A day after a cold storm system brought wild weather to Southern California, aerial video showed backyards apparently caving in a Santa Clarita neighborhood on Friday.
Four families were displaced Friday night after Sky5 captured footage of two homes' yards buckling atop hillside in the area of the 19700 block of Terri Drive just before noon, the aerial video showed.
The other two homes affected were on Trestles Drive, at the bottom of the hillside and in a separate housing development.
Stephanie Estrada, who lives in one of the homes affected on Terri, said she first noticed some small cracks around her patio Monday and Tuesday, but the backyard looked fine.
But then on Wednesday, she was doing dishes when she looked out and observed an irregularity in the wall that surrounds her yard.
"I looked out the window and this little wall had kind of fallen down a little bit," she said. “I walked out here to see the palm tree split in half and the bricks falling down over there. And basically a crater just kind of going through the middle of our yard. And it just progressed.”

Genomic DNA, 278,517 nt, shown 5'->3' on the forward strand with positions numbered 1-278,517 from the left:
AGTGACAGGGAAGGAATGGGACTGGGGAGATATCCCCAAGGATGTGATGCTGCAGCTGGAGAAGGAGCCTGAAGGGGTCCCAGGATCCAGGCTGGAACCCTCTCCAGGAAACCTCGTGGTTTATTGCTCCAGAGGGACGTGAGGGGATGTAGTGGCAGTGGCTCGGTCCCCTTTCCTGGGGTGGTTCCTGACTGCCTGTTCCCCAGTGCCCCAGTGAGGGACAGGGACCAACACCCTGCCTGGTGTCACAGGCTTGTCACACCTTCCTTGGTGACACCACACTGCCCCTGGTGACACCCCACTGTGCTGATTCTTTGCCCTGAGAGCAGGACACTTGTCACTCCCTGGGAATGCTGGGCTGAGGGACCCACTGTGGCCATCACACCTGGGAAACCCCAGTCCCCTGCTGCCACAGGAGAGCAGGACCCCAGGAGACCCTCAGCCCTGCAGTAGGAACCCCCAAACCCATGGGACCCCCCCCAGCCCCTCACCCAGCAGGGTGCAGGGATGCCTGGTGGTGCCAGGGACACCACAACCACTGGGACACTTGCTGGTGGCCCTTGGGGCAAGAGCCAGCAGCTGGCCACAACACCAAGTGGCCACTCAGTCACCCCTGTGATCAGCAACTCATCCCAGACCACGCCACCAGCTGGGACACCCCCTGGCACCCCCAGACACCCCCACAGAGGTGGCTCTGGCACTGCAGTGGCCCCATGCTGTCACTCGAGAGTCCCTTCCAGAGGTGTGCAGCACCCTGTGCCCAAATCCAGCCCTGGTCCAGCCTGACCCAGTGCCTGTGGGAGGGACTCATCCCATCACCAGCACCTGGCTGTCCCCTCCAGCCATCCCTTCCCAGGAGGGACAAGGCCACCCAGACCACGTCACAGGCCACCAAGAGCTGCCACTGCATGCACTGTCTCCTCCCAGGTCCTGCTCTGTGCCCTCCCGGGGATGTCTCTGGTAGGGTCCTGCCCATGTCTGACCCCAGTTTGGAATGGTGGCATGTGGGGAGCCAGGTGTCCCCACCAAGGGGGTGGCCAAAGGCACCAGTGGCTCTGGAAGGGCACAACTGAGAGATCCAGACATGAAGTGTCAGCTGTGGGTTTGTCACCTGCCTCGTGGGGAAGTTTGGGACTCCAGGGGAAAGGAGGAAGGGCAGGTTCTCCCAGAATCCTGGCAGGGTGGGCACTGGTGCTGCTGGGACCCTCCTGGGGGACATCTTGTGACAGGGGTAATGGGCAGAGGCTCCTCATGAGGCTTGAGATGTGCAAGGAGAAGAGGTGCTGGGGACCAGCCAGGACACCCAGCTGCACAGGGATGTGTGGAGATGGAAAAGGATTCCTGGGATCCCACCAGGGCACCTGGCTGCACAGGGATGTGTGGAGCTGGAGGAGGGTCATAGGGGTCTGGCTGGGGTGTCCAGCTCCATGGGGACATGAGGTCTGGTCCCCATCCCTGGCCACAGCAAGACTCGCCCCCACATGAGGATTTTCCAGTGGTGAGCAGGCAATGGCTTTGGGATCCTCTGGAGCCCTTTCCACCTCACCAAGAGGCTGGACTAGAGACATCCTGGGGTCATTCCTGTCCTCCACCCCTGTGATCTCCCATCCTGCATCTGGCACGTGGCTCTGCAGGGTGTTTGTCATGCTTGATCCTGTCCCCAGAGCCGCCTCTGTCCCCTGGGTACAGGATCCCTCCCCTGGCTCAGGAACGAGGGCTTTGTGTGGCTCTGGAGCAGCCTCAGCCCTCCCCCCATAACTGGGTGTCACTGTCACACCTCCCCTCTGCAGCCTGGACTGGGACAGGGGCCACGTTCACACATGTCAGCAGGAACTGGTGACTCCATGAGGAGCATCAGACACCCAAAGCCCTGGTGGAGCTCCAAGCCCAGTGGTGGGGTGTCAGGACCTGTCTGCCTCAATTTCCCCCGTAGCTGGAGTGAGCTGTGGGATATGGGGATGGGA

By Friday morning, Estrada's whole backyard had dropped around 6 to 8 feet. It was the same with their next door neighbor's yard.
A concrete wall and wooden fence were severely damaged, and there were "cracks" in the hillside below, the aerial footage showed.
Estrada said her family purchased their home back in September.
Daphne Guillen, who lives on Trestles, said it's resulted in landslide that buried much of her backyard and patio, as well as their next door neighbor's.
“We always had a feeling that something like that was going to happen, but I never in a million years thought that it would get to this extent,” she told KTLA.
Guillen said she and her husband first noticed the damage at their home on Thursday.
“It was kind of eerie last night," she said. "We were sitting, and you just kept on hearing the ‘creak, creak, creak,’ and then all of a sudden — boom — the bricks are falling down. Every time we came out, more and more stuff was down and more and more was lifted up.”
The homes have been yellow tagged, and residents have been evacuated.
Some of the homes were cordoned off with yellow tape. The two different homeowners' associations manage the four homes affected were calling in engineers and geologists, trying to figure out what to do next.
Authorities have not issued broader evacuations in the area, which is near the Santa Clara River.
It was unknown whether any of the damage was related to -- or made worse by -- Thursday's storm, which brought rain, hail and even snow to Los Angeles County.